Project description:Conducting clinical trials in critical care is integral to improving patient care. Unique practical and ethical considerations exist in this patient population that make patient recruitment challenging, including narrow recruitment timeframes and obtaining patient consent often in time-critical situations. Units currently vary significantly in their ability to recruit according to infrastructure and level of research activity. AIM:To identify variability in the research infrastructure of UK intensive care units and their ability to conduct research and recruit patients into clinical trials. DESIGN:We evaluated factors related to intensive care patient enrolment into clinical trials in the UK. This consisted of a qualitative synthesis carried out with two datasets of in-depth interviews (distinct participants across the two datasets) conducted with 27 intensive care consultants (n=9), research nurses (n=17) and trial coordinators (n=1) from 27 units across the UK. Primary and secondary analyses of two datasets (one dataset had been analysed previously) were undertaken in the thematic analysis. FINDINGS:The synthesis yielded an overarching core theme of normalising research, characterised by motivations for promoting research and fostering research-active cultures within resource constraints, with six themes under this to explain the factors influencing critical care research capacity: organisational, human, study, practical resources, clinician and patient/family factors. There was a strong sense of integrating research in routine clinical practice, and recommendations are outlined. CONCLUSIONS:The central and transferable tenet of normalising research advocates the importance of developing a culture where research is inclusive alongside clinical practice in routine patient care and is a requisite for all healthcare individuals from organisational to direct patient contact level.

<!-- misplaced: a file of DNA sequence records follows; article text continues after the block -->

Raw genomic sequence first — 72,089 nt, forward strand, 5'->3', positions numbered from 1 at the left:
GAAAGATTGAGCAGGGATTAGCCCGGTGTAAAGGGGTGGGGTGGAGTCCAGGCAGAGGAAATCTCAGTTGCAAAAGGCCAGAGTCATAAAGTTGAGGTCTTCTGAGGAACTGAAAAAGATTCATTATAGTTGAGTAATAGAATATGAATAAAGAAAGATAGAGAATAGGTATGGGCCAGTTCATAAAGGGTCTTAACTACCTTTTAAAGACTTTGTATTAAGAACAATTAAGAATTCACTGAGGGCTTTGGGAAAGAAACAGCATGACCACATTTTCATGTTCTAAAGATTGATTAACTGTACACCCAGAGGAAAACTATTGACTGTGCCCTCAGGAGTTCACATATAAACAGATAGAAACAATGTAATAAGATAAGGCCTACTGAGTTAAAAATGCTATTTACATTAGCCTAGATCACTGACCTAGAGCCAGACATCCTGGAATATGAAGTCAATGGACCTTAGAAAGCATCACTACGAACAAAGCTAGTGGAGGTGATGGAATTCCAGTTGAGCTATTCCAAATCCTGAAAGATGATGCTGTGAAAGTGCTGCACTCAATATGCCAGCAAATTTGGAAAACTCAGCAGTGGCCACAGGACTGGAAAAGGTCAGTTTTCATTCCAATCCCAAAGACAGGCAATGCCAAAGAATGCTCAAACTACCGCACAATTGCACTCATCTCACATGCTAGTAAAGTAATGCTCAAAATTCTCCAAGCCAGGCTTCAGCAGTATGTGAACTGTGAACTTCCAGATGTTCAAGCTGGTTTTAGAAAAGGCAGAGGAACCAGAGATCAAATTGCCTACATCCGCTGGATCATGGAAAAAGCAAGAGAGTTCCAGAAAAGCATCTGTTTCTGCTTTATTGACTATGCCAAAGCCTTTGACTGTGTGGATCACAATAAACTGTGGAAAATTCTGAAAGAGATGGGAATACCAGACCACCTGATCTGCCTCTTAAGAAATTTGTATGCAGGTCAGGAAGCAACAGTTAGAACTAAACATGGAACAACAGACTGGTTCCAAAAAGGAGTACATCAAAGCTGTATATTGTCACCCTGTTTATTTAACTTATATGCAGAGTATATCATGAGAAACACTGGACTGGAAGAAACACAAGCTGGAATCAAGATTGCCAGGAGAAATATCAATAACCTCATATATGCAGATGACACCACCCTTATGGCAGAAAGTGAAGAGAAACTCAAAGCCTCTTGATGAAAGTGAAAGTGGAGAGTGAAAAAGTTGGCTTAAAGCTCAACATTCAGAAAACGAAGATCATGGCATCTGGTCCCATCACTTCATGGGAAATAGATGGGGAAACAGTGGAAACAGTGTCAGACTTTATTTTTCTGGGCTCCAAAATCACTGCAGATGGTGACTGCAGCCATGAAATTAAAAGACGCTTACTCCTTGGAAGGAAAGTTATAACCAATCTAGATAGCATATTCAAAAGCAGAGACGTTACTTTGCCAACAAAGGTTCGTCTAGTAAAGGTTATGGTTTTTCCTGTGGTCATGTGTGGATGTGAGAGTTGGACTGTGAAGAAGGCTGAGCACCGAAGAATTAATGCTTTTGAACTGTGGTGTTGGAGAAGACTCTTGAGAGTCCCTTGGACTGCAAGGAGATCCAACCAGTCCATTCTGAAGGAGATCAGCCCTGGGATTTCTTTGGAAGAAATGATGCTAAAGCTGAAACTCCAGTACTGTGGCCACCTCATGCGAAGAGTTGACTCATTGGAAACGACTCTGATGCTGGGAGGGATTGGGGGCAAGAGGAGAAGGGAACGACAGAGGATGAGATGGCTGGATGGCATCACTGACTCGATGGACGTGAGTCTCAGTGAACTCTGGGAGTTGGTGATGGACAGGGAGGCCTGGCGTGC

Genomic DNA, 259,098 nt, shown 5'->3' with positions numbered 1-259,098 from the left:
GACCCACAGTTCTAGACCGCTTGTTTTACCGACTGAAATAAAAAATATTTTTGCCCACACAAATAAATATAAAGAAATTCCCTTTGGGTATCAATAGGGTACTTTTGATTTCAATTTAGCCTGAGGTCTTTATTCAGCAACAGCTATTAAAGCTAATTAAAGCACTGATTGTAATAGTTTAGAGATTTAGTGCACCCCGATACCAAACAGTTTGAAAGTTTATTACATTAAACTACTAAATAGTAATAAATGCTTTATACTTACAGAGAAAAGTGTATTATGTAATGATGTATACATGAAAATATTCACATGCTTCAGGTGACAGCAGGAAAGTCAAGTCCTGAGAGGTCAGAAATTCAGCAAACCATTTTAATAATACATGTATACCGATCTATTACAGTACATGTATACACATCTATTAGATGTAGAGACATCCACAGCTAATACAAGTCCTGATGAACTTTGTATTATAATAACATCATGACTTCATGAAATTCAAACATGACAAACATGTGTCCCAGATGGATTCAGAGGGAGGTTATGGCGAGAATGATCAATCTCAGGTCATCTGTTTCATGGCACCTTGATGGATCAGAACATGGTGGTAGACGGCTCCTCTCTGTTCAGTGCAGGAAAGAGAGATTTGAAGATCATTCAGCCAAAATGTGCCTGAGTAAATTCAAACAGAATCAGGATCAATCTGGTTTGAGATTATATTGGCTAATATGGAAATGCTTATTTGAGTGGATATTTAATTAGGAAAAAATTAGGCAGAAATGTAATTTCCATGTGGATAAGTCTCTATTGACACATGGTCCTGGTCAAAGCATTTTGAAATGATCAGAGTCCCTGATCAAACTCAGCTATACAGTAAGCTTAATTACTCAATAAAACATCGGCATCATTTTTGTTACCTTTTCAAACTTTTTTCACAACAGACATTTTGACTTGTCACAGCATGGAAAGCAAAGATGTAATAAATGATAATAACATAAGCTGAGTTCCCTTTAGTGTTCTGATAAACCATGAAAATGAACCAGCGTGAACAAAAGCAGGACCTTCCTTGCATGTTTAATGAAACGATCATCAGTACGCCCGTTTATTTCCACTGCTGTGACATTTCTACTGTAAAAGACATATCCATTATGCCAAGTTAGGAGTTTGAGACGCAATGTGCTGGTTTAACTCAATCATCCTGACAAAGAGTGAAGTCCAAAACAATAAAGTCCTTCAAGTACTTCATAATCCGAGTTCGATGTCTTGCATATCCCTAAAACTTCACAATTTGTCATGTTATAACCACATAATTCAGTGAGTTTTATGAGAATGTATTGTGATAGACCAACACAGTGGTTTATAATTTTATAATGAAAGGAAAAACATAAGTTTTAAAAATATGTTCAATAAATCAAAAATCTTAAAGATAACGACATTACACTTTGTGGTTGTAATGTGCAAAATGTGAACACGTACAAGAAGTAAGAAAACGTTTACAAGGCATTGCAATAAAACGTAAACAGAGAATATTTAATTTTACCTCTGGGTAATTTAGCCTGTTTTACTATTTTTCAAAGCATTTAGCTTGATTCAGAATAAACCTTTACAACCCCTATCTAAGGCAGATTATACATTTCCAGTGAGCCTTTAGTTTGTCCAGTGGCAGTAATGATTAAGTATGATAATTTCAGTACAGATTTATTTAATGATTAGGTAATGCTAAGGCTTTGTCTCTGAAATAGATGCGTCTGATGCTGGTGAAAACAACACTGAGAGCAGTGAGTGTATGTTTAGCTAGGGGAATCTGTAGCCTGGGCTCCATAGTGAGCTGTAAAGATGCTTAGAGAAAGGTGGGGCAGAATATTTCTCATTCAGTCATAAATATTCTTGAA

Project description:Lower health literacy is associated with poorer health outcomes. Few interventions poised to mitigate the impact of health literacy in hypertensive patients have been published. We tested if a multi-level quality improvement intervention could differentially improve Systolic Blood Pressure (SBP) more so in patients with low vs. higher health literacy.We conducted a non-randomized prospective cohort trial of 525 patients referred with uncontrolled hypertension. Stakeholder informed and health literacy sensitive strategies were implemented at the practice and patient level. Outcomes were assessed at 0, 6, 12, 18 and 24 months.At 12 months, the low and higher health literacy groups had statistically significant decreases in mean SBP (6.6 and 5.3mmHg, respectively), but the between group difference was not significant (Δ 1.3mmHg, P=0.067). At 24 months, the low and higher health literacy groups reductions were 8.1 and 4.6mmHg, respectively, again the between group difference was not significant (Δ 3.5mmHg, p=0.25).A health literacy sensitive multi-level intervention may equally lower SBP in patients with low and higher health literacy. Practical health literacy appropriate tools and methods can be implemented in primary care settings using a quality improvement approach.